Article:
Miles Davis

Miles and Horns

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AllMusic Review by Rovi Staff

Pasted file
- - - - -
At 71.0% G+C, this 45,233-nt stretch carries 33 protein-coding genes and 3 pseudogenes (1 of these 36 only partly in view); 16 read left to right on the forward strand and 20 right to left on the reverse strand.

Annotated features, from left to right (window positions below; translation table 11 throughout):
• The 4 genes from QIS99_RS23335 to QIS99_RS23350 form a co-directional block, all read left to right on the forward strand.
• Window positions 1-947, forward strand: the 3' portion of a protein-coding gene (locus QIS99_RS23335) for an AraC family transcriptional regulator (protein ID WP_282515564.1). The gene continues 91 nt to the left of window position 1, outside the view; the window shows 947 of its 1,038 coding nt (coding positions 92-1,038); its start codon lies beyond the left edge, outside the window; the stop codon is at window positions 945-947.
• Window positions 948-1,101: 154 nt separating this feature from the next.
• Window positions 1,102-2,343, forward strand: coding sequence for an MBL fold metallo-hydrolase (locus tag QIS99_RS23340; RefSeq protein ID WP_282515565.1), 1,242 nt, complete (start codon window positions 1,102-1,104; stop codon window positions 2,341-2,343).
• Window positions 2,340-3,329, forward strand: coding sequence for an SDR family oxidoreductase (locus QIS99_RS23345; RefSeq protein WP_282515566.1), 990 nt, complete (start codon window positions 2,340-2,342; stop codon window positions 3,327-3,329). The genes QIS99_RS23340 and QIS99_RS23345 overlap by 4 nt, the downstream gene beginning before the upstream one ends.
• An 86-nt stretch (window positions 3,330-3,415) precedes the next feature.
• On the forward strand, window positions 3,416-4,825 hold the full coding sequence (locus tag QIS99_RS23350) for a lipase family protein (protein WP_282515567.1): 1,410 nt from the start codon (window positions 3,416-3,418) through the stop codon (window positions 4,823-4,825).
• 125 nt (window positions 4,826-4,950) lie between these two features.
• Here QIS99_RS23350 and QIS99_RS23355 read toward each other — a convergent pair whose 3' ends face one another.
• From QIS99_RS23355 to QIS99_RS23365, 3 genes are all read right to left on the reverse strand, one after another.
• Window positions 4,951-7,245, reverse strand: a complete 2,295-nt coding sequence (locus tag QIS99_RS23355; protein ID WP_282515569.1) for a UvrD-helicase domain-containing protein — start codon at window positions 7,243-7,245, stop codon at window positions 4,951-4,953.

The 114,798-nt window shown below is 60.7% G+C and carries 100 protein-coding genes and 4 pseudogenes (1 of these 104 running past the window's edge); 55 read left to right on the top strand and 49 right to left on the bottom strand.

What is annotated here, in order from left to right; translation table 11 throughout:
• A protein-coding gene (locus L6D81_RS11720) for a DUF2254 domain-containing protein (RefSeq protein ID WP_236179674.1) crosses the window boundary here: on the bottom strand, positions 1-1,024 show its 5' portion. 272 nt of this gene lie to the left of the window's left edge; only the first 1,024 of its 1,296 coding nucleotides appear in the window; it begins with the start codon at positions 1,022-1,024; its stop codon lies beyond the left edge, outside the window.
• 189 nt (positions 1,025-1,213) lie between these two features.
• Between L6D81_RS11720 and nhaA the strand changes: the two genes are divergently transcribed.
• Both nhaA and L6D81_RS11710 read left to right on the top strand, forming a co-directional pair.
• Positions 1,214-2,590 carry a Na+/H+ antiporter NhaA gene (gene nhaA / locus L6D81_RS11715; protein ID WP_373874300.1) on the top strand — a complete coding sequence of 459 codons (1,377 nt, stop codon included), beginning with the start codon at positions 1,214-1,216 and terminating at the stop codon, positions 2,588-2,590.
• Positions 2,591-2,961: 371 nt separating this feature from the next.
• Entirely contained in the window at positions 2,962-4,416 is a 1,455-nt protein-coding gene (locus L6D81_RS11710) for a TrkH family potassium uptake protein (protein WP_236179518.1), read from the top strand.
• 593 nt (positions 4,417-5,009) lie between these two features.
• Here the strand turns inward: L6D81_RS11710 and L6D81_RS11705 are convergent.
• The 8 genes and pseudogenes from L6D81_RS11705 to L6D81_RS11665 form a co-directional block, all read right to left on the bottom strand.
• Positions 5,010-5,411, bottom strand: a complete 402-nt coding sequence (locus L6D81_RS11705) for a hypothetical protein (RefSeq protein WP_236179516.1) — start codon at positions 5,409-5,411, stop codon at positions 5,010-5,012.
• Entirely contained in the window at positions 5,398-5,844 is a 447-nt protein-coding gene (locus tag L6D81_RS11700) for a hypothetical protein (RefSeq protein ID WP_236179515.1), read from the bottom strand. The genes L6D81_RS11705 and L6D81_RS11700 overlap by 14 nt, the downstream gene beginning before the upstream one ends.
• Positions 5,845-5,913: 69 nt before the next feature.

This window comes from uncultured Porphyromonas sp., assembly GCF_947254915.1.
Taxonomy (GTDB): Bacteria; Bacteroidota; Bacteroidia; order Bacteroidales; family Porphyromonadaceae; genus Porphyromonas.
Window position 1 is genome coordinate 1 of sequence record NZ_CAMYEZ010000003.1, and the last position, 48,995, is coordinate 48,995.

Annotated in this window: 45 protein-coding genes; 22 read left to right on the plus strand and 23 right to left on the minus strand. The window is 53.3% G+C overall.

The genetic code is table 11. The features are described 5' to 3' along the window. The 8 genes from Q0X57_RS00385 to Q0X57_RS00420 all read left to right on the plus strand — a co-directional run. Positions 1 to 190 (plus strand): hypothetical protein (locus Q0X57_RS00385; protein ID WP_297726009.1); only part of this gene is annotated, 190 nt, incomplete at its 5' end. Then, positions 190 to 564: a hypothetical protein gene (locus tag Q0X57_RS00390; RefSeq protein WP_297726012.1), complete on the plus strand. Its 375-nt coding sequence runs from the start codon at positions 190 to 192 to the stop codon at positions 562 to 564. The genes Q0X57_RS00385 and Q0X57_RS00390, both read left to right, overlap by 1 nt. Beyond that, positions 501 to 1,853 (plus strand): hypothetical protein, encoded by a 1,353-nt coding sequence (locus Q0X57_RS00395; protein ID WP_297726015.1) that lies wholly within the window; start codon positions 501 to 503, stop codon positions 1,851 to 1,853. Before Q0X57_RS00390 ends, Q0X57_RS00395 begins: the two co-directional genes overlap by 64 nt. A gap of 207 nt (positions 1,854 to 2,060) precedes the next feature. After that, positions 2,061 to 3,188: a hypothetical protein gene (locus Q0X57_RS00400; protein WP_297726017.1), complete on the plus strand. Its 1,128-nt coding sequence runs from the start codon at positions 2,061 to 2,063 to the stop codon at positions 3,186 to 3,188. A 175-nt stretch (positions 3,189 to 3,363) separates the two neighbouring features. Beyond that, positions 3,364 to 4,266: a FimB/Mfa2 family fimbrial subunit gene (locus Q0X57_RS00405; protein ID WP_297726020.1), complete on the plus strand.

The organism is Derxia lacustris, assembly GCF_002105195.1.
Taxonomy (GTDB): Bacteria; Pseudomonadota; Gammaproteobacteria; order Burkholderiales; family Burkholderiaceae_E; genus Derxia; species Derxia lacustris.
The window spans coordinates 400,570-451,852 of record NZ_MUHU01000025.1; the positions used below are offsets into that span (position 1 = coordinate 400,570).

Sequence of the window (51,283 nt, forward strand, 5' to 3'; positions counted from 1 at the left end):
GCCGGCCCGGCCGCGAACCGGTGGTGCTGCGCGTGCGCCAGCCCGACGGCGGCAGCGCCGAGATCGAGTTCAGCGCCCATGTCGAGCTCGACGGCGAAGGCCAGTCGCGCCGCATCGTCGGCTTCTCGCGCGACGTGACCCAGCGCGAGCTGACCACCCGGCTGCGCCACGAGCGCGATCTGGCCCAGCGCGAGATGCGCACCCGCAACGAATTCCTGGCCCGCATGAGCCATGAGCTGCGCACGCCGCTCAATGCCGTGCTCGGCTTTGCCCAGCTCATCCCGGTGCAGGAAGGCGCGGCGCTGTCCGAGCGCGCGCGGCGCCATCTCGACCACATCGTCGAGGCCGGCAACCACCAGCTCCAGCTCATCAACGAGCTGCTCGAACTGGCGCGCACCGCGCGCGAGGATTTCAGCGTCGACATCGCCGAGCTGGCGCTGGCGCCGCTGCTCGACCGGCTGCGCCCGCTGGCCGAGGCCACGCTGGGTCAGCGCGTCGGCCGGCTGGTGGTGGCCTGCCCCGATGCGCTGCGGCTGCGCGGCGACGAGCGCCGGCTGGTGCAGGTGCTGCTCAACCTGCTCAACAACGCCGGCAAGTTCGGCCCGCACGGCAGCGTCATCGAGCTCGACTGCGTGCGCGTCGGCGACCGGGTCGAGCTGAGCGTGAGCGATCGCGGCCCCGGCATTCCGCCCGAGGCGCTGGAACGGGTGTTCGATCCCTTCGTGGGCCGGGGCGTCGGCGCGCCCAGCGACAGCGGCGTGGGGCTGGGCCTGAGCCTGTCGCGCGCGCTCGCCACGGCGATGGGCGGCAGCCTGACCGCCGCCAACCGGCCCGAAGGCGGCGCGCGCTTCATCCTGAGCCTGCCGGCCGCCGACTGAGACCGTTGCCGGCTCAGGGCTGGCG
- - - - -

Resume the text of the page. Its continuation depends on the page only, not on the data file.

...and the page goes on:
Miles Davis' first studio session for Prestige Records took place on January 17, 1951, with a front line of Sonny Rollins on tenor and Bennie Green on trombone. Two years later, Davis made his second session of 1953 in the company of two tenor men deeply touched by the work of Lester Young and Charlie Parker: Al Cohn and Zoot Sims, two of Woody Herman's famous Four Brothers. These two sessions, featuring a pair of three-horn front lines, make up the music on Miles and Horns. The John Lewis opener "Morpheus" proceeds from where Birth of the Cool left off, with the horns harmonizing off a sustained bass vamp/cymbal roll, then introducing a Roy Haynes drum break with fleet lines that pave the way for boppish solos. Davis' own "Down" is an early snapshot of the trumpeter's pensive blues work, with some contrasting Rollins bluster. Other highlights are Lewis' spectral chordal prologue to "Blue Room" and his Basie-style intro to "Whispering," a song on which Davis' attack and tone really come together. "I Know" is a Rollins feature, with Davis on piano. The 1953 date is a delightful blowing session, with Kenny Clarke providing plenty of percussive salsa, and Al Cohn providing masterful charts. Cohn, Sims, and Davis team up to provide distinctive, rich harmonies on themes such as the slow, soulful "Tasty Pudding" and "For Adults Only," with their introspective features. "Willie the Wailer" borrows its intro from Benny Goodman's "Soft Winds" and provides Davis and Cohn with plenty of swing drive. The call and response of "Floppy" leads to powerful Davis-Clarke interplay, a taut John Lewis solo, and an anthemic Cohn-Sims exchanges.

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